The Effect of Cavity Design on Fracture Resistance and Failure Pattern in Monolithic Zirconia Partial Coverage Restorations - An In vitro Study
Madhavareddy Sri Harsha1, Mynampati Praffulla2, Mandava Ramesh Babu3, Gudugunta Leneena4, Tejavath Sai Krishna5, G Divya6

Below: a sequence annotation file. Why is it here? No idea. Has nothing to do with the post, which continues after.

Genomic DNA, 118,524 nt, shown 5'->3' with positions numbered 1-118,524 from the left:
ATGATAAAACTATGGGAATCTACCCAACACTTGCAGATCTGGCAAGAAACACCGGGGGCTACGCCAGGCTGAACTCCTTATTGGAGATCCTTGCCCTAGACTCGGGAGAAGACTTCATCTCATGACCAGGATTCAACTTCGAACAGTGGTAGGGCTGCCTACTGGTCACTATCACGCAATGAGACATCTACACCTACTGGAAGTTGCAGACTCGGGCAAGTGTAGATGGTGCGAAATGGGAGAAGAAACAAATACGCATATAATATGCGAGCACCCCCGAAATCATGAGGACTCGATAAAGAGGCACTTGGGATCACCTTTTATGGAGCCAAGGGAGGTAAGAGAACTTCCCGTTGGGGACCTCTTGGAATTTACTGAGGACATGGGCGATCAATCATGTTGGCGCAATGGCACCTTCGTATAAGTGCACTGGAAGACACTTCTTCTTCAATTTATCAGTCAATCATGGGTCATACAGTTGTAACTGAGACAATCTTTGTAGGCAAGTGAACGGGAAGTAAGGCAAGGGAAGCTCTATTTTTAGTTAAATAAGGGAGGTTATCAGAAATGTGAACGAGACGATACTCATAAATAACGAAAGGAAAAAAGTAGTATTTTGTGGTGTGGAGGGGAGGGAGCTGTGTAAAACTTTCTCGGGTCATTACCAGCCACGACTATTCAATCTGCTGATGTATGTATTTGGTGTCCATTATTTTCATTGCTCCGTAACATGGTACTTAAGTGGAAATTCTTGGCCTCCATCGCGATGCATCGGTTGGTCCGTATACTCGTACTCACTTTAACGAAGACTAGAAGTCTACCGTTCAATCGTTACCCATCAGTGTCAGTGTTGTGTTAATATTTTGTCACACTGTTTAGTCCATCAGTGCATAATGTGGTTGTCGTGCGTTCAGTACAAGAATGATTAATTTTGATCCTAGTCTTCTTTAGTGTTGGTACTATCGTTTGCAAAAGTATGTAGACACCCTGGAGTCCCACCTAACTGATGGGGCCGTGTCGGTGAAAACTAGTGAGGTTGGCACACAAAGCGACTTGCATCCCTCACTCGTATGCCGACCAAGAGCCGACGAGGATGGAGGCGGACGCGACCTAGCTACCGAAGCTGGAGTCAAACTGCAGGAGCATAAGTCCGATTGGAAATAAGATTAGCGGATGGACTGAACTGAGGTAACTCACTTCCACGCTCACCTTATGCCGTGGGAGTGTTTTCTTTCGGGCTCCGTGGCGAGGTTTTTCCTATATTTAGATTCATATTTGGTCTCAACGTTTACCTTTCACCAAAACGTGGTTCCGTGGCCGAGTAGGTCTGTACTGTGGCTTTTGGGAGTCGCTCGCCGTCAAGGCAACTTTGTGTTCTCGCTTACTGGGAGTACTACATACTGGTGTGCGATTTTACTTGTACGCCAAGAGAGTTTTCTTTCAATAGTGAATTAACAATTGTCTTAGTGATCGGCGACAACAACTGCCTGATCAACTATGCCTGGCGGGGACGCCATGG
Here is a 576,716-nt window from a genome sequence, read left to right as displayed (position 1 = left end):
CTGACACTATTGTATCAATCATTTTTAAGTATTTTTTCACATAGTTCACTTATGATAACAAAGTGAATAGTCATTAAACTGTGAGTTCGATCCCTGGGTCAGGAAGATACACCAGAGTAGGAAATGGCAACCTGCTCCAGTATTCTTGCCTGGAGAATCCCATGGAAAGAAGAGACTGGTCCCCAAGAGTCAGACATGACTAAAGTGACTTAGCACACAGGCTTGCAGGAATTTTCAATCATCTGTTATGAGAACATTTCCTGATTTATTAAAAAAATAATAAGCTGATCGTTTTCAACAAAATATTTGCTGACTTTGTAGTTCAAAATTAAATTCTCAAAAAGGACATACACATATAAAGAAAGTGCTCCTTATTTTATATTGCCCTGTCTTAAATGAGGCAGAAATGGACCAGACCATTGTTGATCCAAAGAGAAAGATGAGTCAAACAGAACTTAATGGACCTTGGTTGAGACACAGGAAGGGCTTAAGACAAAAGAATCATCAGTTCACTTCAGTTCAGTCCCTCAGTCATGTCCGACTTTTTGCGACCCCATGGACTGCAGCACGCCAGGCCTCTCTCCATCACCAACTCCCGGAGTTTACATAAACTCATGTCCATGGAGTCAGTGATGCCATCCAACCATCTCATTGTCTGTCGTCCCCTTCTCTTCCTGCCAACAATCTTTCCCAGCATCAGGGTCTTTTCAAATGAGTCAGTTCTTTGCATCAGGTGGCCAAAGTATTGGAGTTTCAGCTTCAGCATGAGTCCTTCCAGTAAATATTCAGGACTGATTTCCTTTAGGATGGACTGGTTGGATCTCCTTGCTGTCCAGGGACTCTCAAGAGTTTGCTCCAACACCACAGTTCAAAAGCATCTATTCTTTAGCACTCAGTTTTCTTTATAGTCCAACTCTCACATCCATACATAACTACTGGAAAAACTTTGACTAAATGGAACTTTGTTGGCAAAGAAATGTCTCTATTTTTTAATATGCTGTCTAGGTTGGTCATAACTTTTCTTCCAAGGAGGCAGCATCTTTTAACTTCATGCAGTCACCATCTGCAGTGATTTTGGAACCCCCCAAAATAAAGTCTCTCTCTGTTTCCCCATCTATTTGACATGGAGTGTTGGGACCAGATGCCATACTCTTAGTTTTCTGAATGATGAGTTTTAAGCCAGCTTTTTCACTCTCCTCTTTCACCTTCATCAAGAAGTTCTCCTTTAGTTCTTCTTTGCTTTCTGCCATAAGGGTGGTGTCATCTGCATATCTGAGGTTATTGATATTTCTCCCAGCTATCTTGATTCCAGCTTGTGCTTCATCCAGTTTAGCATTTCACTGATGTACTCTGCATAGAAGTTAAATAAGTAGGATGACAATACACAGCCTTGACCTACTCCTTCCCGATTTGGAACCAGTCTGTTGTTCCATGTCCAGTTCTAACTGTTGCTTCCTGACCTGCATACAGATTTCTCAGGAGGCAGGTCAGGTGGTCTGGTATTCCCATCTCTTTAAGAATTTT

ABSTRACT Introduction: Cavity preparations of posterior teeth have been frequently associated with decreased fracture strength of the teeth. Choosing the correct indirect restoration and the cavity design when restoring the posterior teeth i.e., premolars was difficult as it involves aesthetic, biomechanical and anatomical considerations. Aim: To evaluate the fracture resistance and failure pattern of three different cavity designs restored with monolithic zirconia. Materials and Methods: Human maxillary premolars atraumatically extracted for orthodontic reasons were chosen. A total of 40 teeth were selected and divided into four groups (n=10). Group I-Sound teeth (control with no preparation). Group II-MOD Inlay, Group III-Partial Onlay, Group IV-Complete Onlay. Restorations were fabricated with monolithic partially sintered zirconia CAD (SAGEMAX- NexxZr). All the 30 samples were cemented using Multilink Automix (Ivoclar) and subjected to fracture resistance testing using Universal Testing Machine